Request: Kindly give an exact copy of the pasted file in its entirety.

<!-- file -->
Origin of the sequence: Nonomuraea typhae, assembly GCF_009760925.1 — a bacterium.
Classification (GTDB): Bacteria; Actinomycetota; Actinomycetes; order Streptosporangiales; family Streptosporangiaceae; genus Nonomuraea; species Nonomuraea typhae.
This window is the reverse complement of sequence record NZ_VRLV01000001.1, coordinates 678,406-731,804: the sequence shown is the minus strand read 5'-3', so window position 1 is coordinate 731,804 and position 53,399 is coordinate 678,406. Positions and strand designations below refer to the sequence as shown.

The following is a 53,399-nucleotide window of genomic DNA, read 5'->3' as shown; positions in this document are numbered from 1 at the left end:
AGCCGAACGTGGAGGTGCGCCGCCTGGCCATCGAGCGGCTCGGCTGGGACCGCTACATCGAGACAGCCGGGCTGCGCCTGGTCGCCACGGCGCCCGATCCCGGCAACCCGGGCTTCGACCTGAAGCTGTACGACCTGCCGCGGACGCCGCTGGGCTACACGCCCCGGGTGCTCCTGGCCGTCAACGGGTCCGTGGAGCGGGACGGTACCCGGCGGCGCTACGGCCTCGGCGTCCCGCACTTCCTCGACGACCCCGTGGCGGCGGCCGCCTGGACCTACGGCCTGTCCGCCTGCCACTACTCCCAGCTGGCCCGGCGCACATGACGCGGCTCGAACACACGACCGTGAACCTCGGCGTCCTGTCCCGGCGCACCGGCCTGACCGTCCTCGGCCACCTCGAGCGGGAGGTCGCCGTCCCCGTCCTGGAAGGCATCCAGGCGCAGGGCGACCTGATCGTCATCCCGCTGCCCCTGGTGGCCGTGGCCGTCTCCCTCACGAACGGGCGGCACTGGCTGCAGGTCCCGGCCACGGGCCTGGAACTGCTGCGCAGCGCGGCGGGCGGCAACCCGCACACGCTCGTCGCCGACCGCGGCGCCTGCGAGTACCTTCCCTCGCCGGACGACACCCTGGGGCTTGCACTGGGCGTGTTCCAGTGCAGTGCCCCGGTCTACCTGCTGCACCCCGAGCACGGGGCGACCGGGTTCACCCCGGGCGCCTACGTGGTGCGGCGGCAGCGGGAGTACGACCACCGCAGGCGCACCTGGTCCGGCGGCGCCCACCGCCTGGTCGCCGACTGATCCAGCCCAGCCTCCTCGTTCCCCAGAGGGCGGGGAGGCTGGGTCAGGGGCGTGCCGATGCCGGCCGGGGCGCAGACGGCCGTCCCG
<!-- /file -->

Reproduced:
Origin of the sequence: Nonomuraea typhae, assembly GCF_009760925.1 — a bacterium.
Classification (GTDB): Bacteria; Actinomycetota; Actinomycetes; order Streptosporangiales; family Streptosporangiaceae; genus Nonomuraea; species Nonomuraea typhae.
This window is the reverse complement of sequence record NZ_VRLV01000001.1, coordinates 678,406-731,804: the sequence shown is the minus strand read 5'-3', so window position 1 is coordinate 731,804 and position 53,399 is coordinate 678,406. Positions and strand designations below refer to the sequence as shown.

The following is a 53,399-nucleotide window of genomic DNA, read 5'->3' as shown; positions in this document are numbered from 1 at the left end:
AGCCGAACGTGGAGGTGCGCCGCCTGGCCATCGAGCGGCTCGGCTGGGACCGCTACATCGAGACAGCCGGGCTGCGCCTGGTCGCCACGGCGCCCGATCCCGGCAACCCGGGCTTCGACCTGAAGCTGTACGACCTGCCGCGGACGCCGCTGGGCTACACGCCCCGGGTGCTCCTGGCCGTCAACGGGTCCGTGGAGCGGGACGGTACCCGGCGGCGCTACGGCCTCGGCGTCCCGCACTTCCTCGACGACCCCGTGGCGGCGGCCGCCTGGACCTACGGCCTGTCCGCCTGCCACTACTCCCAGCTGGCCCGGCGCACATGACGCGGCTCGAACACACGACCGTGAACCTCGGCGTCCTGTCCCGGCGCACCGGCCTGACCGTCCTCGGCCACCTCGAGCGGGAGGTCGCCGTCCCCGTCCTGGAAGGCATCCAGGCGCAGGGCGACCTGATCGTCATCCCGCTGCCCCTGGTGGCCGTGGCCGTCTCCCTCACGAACGGGCGGCACTGGCTGCAGGTCCCGGCCACGGGCCTGGAACTGCTGCGCAGCGCGGCGGGCGGCAACCCGCACACGCTCGTCGCCGACCGCGGCGCCTGCGAGTACCTTCCCTCGCCGGACGACACCCTGGGGCTTGCACTGGGCGTGTTCCAGTGCAGTGCCCCGGTCTACCTGCTGCACCCCGAGCACGGGGCGACCGGGTTCACCCCGGGCGCCTACGTGGTGCGGCGGCAGCGGGAGTACGACCACCGCAGGCGCACCTGGTCCGGCGGCGCCCACCGCCTGGTCGCCGACTGATCCAGCCCAGCCTCCTCGTTCCCCAGAGGGCGGGGAGGCTGGGTCAGGGGCGTGCCGATGCCGGCCGGGGCGCAGACGGCCGTCCCG